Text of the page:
A West Hollywood talent agency is plotting a new direction — both in how it handles the current standoff between writers and talent agents, and in who it represents.
Abrams Artists Agency announced at the end of May that it signed six new clients, five of whom made their names playing esports or hosting programs dedicated to competitive video gaming.
Abrams’ esports strategy differs from that of the larger talent agencies, which jumped on the esports bandwagon by working with boutique agencies with existing esports rosters rather than pursuing individual clients.
Century City-headquartered ICM Partners — one of the big four talent agencies alongside Creative Artists Agency, WME and United Talent Agency — moved into esports in June 2018 by announcing a partnership with Evolved Talent Agency, which focuses on esports.
In July, United Talent Agency acquired esports-driven talent agencies Press X Agency and Everyday Influencers.
Abrams lacks the scale of the big four agencies. It has 34 agents in the county, according to Business Journal research, while United Talent Agency has 325 agents.
Abrams Chairman Adam Bold said the agency is tapping into promising parts of the esports markets that complement other areas of its business.
“There’s a lot of crossover,” Bold said, citing as one example that an esports player might also book voiceover work. “We are very methodically investing in the parts of the business that we think have the potential to double in the next three to five years.”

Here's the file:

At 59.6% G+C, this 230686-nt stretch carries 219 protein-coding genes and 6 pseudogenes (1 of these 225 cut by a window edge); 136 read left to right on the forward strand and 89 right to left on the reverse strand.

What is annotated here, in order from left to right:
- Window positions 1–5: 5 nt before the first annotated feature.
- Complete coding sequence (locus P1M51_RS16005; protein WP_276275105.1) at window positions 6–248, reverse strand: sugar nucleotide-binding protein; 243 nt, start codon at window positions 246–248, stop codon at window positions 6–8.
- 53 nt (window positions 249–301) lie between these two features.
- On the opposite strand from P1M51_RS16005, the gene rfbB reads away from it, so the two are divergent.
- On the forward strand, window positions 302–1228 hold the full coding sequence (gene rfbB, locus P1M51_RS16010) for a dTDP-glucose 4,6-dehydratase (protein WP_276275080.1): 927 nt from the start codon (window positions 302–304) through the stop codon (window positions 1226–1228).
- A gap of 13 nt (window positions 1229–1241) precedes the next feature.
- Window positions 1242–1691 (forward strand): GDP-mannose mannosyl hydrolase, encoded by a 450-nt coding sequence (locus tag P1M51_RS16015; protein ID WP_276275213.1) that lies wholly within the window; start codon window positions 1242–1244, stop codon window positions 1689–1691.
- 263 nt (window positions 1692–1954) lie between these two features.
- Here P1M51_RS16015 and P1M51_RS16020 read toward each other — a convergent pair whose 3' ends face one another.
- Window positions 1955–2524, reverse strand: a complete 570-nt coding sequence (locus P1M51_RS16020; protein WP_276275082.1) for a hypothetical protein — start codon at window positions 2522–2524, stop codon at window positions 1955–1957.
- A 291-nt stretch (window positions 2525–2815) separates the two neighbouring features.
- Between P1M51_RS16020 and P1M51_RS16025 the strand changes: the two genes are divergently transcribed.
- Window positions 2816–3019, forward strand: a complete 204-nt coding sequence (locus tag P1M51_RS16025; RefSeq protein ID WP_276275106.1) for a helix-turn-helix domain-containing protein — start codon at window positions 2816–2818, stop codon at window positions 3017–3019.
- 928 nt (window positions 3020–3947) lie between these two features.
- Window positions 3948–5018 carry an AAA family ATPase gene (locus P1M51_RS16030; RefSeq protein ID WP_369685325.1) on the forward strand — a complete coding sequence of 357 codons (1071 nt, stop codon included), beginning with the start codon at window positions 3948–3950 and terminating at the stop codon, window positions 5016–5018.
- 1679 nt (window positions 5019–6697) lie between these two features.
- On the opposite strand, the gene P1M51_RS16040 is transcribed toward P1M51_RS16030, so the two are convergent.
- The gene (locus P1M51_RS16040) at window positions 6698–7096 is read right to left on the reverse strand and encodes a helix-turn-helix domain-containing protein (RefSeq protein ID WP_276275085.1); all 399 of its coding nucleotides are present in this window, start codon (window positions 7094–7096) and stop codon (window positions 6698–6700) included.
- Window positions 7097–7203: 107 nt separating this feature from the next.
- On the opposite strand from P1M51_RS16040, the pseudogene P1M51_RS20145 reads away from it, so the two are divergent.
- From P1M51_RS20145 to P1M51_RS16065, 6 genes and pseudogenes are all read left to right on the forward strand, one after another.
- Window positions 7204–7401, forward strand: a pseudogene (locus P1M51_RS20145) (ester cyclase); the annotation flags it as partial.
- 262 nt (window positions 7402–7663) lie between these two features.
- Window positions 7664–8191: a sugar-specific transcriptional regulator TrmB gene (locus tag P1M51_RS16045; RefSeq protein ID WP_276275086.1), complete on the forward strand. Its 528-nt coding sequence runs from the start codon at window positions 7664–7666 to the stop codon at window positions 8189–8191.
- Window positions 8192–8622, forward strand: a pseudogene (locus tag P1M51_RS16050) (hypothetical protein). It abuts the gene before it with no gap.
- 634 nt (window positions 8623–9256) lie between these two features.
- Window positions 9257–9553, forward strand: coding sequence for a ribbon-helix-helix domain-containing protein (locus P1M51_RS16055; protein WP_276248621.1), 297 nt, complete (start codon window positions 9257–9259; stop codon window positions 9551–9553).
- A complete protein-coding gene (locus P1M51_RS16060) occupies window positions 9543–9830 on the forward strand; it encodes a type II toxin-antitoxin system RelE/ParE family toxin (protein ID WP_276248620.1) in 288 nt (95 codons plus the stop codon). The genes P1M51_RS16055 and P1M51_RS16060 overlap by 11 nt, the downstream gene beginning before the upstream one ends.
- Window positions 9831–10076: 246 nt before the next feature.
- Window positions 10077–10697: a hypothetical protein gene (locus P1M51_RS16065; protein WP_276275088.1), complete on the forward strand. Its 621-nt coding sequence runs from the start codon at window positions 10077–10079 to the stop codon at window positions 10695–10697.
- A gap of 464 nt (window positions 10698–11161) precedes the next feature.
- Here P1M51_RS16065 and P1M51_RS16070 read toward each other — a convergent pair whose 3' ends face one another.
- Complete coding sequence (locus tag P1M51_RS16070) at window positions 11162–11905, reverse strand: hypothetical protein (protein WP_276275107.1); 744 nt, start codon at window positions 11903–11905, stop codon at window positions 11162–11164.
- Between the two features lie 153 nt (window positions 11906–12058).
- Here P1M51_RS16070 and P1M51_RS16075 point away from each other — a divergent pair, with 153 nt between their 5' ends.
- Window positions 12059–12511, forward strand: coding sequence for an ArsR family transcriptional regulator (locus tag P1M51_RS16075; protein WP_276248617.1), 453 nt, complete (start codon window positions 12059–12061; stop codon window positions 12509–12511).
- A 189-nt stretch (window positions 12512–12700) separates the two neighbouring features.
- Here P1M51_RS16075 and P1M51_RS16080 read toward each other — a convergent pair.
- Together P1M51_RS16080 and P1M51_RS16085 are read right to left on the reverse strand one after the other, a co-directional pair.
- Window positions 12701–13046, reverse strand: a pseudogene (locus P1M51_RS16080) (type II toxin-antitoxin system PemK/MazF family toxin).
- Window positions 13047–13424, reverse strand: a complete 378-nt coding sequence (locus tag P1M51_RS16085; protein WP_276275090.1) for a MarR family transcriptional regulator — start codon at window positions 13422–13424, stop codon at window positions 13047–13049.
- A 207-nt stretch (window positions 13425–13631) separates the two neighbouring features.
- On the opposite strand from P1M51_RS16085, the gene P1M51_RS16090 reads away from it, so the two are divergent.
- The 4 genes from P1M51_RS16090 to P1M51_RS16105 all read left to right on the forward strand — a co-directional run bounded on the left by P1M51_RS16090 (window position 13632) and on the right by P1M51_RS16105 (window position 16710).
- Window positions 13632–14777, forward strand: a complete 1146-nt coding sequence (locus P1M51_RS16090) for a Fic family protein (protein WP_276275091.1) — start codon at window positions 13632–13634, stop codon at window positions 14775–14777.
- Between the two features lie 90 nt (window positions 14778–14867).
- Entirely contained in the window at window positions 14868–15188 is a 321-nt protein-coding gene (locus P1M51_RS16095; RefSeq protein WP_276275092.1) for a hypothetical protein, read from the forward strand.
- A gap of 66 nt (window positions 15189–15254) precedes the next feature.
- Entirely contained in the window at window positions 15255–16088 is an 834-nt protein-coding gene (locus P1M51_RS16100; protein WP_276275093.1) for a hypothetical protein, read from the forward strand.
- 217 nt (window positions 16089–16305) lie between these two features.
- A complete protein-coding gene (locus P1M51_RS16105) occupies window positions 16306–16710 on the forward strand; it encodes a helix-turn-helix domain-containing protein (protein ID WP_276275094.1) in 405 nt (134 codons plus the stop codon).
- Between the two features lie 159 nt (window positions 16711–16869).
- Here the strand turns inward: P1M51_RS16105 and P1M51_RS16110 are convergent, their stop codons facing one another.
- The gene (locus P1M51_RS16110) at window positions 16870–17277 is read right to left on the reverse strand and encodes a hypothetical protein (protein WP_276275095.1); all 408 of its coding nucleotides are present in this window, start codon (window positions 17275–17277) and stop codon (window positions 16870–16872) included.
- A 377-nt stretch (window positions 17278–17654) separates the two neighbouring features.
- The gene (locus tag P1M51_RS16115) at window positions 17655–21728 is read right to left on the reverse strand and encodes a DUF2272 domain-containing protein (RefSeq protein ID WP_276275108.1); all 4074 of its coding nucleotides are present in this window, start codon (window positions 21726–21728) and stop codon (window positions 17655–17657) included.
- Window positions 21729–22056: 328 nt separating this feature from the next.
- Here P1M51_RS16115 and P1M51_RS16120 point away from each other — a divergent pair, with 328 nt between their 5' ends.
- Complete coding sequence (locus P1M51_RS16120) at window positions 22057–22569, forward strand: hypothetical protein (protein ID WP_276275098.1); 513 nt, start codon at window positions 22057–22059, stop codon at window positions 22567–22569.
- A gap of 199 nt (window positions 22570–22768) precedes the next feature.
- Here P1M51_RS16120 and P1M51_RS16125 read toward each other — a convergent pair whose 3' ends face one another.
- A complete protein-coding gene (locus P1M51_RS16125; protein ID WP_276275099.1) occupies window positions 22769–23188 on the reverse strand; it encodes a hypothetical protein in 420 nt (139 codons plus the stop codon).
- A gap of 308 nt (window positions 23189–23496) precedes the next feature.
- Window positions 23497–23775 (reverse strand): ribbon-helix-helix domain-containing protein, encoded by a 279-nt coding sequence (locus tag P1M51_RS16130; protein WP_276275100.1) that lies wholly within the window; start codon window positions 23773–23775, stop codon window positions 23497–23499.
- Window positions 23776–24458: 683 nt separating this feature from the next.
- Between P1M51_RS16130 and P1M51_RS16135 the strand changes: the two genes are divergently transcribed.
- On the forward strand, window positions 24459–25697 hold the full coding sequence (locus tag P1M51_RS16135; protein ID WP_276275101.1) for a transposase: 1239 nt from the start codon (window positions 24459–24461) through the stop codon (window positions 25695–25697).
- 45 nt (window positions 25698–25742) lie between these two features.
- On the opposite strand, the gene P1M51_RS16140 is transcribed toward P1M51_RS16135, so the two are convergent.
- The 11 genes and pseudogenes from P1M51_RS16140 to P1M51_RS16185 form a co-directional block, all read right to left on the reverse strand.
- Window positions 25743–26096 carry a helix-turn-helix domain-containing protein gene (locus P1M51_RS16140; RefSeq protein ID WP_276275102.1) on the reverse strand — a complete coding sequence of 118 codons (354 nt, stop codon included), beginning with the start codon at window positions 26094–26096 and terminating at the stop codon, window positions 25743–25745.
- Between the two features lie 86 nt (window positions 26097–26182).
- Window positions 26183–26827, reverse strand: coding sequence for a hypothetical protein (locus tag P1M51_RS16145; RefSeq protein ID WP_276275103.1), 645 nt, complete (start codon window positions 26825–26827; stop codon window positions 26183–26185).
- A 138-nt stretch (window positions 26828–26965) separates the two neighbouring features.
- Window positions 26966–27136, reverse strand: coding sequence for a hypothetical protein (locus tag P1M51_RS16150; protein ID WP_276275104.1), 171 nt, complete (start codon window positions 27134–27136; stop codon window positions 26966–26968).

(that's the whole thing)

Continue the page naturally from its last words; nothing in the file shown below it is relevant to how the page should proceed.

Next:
Abrams started taking esports clients two years ago, Bold said, and currently has two dozen clients involved in video games.
The clients signed in May include channels P2istheName, which creates videos on Epic Games Inc.’s “Fortnite”; Datto, which produces news about the game “Destiny”; and ReviewTechUSA, a humorous channel that produces esports news and reviews.
Another new client is Ewok TTV, a “Fortnite” gamer who has her own channel on Amazon.com Inc.’s Twitch. (Abrams declined to provide her real name.) Veteran actor Jason Mewes, who livestreams his “Fortnite” gameplay from his Facebook page, is also joining Abrams.
The esports signings come shortly after Abrams changed hands in September. Harry Abrams, who founded the company in 1977, sold it to longtime company executives Robert Attermann and Brian Cho.
The new owners made headlines in March when a memo was leaked that Abrams planned to remain neutral in a standoff between talent agencies and screenwriters. The dispute triggered writers organized under the Writers Guild of America to fire all their agents in April.
The March memo had said the Association of Talent Agents, which represents the talent agencies, was more concerned with the big four shops than boutique outfits including Abrams.
But Bold also made clear more recently that Abrams is not signing a code of conduct the Guild has proposed to agents and that he wants the two sides back at the bargaining table.
Negotiations between the writers and the Association of Talent Agents were slated to resume June 7.
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